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NASA Brings Total Solar Eclipse to the Masses
Photo of 1995 solar eclipse This photograph shows the total solar eclipse of Oct. 24, 1995, as seen from Dundlod, India. Credit: Fred Espenak/NASA's Goddard Space Flight Center
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Save the date Aug. 1, 2008, to watch a total eclipse of the sun. NASA Television will share this stunning visual treat with observers around the world in a live streaming webcast, thanks to a partnership with the University of California at Berkeley and the Exploratorium.

On August 1, a total solar eclipse will be visible in parts of Canada, northern Greenland, the Arctic, central Russia, Mongolia, and China. The eclipse will sweep across Earth in a narrow path that begins in Canada’s northern province of Nunavut and ends in northern China’s Silk Road region at sunset.

Watch NASA TV’s streaming live webcast of the event from 6 a.m. (EST) until 11 a.m. (EST). The eclipse coverage is part of the Sun-Earth Day celebration, an annual event that strives to share the many ways in which the sun interacts with Earth and the other planets in our solar system.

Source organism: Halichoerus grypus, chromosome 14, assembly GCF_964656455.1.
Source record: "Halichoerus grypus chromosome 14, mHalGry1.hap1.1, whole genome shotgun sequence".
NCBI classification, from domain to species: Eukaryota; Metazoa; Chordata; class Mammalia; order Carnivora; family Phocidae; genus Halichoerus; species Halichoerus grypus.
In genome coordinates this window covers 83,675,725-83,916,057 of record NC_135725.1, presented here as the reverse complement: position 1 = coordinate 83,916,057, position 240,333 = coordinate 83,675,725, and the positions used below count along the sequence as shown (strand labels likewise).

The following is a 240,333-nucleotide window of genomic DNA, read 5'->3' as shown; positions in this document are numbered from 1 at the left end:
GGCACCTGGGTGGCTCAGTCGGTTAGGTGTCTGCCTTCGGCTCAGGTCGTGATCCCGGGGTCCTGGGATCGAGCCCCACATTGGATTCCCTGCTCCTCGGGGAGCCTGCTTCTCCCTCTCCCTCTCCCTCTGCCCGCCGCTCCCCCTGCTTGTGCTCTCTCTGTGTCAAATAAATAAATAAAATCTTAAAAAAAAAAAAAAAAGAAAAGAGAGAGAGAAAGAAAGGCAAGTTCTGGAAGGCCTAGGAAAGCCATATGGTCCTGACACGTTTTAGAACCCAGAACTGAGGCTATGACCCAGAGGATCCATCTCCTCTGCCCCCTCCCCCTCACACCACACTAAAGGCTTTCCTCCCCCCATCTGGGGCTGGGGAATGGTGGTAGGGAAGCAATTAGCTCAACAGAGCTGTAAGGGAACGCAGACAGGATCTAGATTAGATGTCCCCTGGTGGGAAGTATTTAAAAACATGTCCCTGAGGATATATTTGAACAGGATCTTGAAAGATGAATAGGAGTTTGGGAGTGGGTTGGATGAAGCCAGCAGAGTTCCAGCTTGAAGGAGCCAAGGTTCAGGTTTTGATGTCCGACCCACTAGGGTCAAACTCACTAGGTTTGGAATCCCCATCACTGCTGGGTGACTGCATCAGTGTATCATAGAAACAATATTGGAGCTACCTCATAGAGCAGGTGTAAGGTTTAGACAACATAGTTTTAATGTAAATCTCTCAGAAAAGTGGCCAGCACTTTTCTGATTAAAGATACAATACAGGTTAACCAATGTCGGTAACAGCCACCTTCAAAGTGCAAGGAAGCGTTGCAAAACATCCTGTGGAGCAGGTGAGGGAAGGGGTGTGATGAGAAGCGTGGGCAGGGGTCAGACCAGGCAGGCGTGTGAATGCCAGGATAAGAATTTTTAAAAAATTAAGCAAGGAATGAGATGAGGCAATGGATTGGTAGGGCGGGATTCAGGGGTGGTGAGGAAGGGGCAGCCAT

An eclipse of the sun occurs when the moon passes directly between Earth and the sun. When the moon’s shadow falls on Earth, people within that shadow see the moon block a portion of the sun’s light.

The moon’s shadow has two parts, an umbra and a penumbra. The umbra is the “inner” part of the moon’s shadow. The penumbra is the moon’s faint “outer” shadow.

During a total solar eclipse, like the one that takes place August 1, the moon appears to cover all of the sun for observers located in the moon’s umbral shadow, also known as the “path of totality.” Those viewing the eclipse from the moon’s penumbral shadow see the moon cover a portion of the sun.

At the moment of totality, when the sun is totally obscured by the moon’s shadow, the sun’s outer atmosphere, called the solar corona, becomes visible. It’s a seldom-seen sight coveted by experienced eclipse watchers and an awe-inspiring vision for first-time viewers. The solar corona extends farther than 620,000 miles from the sun’s visible surface and reaches temperatures up to 2 million degrees.

Be sure to catch the event August 1 on NASA TV’s streaming live webcast and celebrate this magnificent sight, courtesy of our nearest neighbors, the sun and moon.